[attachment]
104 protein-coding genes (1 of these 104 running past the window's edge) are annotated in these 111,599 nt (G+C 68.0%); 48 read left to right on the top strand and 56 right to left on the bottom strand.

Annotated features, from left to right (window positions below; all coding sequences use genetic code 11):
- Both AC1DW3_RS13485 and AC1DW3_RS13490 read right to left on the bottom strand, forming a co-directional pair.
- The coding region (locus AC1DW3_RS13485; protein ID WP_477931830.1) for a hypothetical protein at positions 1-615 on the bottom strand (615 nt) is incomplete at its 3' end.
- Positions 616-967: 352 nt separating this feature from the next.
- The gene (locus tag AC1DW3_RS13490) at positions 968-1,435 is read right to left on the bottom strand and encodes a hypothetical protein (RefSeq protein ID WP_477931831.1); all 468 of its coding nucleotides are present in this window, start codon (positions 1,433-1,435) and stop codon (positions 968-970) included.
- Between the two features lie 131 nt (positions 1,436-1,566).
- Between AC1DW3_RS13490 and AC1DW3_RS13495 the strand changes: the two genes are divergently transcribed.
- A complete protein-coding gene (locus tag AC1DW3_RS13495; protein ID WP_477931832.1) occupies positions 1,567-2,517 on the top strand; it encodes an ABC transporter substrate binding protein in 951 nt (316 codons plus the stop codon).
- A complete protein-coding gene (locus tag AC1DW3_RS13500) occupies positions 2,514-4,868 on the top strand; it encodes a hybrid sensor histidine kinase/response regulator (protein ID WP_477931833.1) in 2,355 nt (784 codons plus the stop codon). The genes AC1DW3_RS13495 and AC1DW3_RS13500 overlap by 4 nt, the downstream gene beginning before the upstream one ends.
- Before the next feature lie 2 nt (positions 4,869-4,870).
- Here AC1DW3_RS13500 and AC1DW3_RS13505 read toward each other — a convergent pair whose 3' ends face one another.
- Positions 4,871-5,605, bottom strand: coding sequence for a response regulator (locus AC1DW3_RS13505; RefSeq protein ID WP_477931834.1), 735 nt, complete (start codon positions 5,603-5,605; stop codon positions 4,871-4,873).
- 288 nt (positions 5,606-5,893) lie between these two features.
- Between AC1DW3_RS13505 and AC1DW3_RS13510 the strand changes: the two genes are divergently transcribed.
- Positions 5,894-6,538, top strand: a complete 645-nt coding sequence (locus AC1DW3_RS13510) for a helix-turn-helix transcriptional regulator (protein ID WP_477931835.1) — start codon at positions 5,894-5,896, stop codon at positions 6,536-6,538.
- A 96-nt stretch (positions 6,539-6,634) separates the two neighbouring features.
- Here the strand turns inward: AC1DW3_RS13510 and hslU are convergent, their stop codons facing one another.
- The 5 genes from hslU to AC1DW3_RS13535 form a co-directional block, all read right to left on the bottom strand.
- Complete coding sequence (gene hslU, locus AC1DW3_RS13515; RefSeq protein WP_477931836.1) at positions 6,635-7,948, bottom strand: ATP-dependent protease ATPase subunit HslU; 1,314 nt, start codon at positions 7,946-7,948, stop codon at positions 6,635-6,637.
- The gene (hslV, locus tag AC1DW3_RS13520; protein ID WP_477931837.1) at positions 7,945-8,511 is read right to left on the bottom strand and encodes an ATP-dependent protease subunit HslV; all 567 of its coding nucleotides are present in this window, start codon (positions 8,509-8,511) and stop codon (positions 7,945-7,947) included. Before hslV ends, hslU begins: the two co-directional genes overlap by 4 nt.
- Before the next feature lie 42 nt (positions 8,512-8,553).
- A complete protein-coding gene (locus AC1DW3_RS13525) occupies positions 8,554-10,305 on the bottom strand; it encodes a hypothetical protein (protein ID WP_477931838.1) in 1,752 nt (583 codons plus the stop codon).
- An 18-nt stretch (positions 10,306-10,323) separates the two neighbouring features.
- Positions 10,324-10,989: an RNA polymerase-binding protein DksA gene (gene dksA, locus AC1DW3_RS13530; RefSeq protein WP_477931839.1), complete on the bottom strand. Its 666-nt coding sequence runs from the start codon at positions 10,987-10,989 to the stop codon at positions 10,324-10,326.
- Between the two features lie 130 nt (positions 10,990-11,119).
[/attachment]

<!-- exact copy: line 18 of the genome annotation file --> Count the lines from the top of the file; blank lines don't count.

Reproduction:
- Here the strand turns inward: AC1DW3_RS13510 and hslU are convergent, their stop codons facing one another.